Music To My Ears

As a child some of the best times that I spent with my mother were in our car.  Every Friday she would pick us up after school and drive us to weekly piano lessons.  She always had music on in the car, and often Fridays would be the day that a new tape would be playing when she showed up.  I remember Michael Jackson, Paul Simon, The Good Morning Vietnam Soundtrack… I remember them all.  In fact, car rides with my mother taught me way more about music than all of the piano lessons in the world.  Music somehow put perspective on conversations, on things we drove past, on life.

In high school I stopped playing music and started playing sports, but I never stopped gathering, collecting and listening to music.  To this day music is always playing in my house, my headphones and in my class.

For about a year I have been thinking about how to meaningfully use music in my class.  I decided to use music to create context.

I started with lyrics.  I asked a student in my class what her favourite song was.  She said The Best Song Ever.  I asked what the song was about and she shrugged her shoulders.

Perfect.

For the next three days we worked through different songs.  We talked about meaning and we tried to rename the songs to reflect their meaning. I asked the students how they would know that they had succeeded in explaining the song. Together we came up with these criteria:image

Check out these great samples: Marie, Rennel

Next we moved to wordless songs.  I played songs form 14 Actors Acting, but I didn’t show students what the actors were doing while the songs played. (Careful when you look through these.  Some are appropriate for students, others are not.)  I wanted to challenge the students’ sense of imagination.  Could they make a connection between music and feelings or music and action?  After we had discussed a song and imagined some action that it could describe, I showed the clip to the students.  It was amazing how often they were close to imagining the exact thing that the actor was showing. It became kind of a game.  We repeated it a few times.  Here’s our favourite:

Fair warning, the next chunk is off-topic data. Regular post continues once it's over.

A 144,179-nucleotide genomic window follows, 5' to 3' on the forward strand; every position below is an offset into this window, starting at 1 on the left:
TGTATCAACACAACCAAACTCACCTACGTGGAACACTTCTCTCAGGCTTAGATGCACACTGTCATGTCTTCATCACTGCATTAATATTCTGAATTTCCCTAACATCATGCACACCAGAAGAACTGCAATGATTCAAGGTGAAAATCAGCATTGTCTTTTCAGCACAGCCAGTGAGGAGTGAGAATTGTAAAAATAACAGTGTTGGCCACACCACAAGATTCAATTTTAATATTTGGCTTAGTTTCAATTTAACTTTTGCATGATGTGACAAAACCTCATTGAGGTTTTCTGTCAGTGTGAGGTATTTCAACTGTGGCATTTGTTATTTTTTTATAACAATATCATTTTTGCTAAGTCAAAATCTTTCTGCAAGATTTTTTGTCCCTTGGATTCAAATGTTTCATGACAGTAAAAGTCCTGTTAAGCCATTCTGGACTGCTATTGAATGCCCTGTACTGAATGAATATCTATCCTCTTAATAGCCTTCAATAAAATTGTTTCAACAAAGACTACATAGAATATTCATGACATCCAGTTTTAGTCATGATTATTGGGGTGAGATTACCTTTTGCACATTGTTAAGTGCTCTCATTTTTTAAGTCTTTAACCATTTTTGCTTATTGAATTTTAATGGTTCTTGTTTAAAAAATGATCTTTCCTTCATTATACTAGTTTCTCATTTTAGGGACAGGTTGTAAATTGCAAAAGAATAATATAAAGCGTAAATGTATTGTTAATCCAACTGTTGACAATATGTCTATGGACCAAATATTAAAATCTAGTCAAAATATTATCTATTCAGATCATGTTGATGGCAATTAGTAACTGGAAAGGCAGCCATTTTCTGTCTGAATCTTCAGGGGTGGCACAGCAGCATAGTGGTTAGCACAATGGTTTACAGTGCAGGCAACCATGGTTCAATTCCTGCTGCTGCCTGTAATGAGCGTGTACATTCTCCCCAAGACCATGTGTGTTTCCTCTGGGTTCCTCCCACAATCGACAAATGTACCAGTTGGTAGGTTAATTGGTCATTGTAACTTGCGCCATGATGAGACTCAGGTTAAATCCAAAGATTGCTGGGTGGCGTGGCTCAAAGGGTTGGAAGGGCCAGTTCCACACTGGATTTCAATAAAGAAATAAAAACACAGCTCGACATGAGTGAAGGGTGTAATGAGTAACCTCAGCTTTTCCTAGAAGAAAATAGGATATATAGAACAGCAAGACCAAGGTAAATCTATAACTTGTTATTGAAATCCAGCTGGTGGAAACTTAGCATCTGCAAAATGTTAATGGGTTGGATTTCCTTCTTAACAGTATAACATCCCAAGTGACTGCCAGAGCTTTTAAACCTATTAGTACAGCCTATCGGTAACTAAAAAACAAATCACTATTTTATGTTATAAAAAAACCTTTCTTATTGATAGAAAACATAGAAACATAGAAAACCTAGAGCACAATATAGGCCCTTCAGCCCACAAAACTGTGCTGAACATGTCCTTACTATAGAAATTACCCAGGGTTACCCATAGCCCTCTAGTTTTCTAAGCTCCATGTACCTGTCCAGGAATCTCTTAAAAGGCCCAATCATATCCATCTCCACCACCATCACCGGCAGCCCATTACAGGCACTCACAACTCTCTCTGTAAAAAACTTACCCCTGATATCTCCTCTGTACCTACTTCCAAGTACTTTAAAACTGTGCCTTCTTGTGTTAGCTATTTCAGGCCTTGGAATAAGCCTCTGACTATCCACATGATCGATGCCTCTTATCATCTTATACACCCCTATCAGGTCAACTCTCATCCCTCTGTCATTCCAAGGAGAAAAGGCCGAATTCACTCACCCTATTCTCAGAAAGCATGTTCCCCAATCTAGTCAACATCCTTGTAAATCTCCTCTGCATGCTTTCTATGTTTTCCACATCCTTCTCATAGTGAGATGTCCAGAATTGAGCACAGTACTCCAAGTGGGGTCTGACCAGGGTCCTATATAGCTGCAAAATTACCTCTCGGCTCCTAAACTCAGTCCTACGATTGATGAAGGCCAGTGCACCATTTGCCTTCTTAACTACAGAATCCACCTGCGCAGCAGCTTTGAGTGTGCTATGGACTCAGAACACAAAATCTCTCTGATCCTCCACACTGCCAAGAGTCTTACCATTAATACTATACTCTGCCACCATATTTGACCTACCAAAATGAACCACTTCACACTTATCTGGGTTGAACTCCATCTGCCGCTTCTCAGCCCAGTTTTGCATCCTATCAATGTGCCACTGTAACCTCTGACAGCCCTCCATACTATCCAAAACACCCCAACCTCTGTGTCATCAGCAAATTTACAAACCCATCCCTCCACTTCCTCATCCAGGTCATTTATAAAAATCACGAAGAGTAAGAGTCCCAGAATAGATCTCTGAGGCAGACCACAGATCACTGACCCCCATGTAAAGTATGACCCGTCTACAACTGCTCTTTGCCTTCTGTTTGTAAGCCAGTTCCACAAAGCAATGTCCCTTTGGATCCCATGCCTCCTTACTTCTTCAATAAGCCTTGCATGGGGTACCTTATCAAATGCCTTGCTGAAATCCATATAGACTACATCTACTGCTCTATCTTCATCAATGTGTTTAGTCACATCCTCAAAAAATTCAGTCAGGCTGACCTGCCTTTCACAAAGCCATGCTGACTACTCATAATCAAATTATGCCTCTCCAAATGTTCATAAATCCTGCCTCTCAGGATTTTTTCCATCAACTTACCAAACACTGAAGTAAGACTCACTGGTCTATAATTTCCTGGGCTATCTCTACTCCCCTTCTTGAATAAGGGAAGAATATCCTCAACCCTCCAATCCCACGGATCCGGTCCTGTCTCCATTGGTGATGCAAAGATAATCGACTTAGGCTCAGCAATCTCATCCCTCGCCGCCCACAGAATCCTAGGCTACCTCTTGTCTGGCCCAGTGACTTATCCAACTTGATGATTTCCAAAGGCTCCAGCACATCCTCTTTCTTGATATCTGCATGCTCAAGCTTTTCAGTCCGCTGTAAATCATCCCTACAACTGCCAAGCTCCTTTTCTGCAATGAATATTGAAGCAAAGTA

The next day I posted this song to our class site:

Students had to post what action this wordless song might be describing. Check out their ideas!

image

image

At this point I was pretty sure that the majority of students were seeing that music is an expression of an idea or a feeling.  

So, they were ready. Time for the real task.

We watched this video:

I found it by using the Creative Commons search engine.  The class watched it a few times and I posted it to our class site.  We talked about the different parts of the video and how the sounds helped explain the wordless text.

Next students mashed up the video using WeVideo and the Free Music Archive.  When their videos were finished they had to post them to our site and defend their choices.  Here are some great samples: Kathy/Jithya/Maxinne, Ali/Duke

But this one… this is the kind of work that I never expected.  Eliza, Marie and Aster showed such a deep understanding of the text that it made me speechless.  I incoherently blasted out their work through twitter.  One of my friends Lisa said it best:image

A lot of these assignments made me think back to Friday drives with my mom.  Music is such a special gift.  It’s a form of expression that truly has the power to say things that our words often cannot.  I invite you to borrow and steal from these lessons.  The way they give voice to students is truly something special.  

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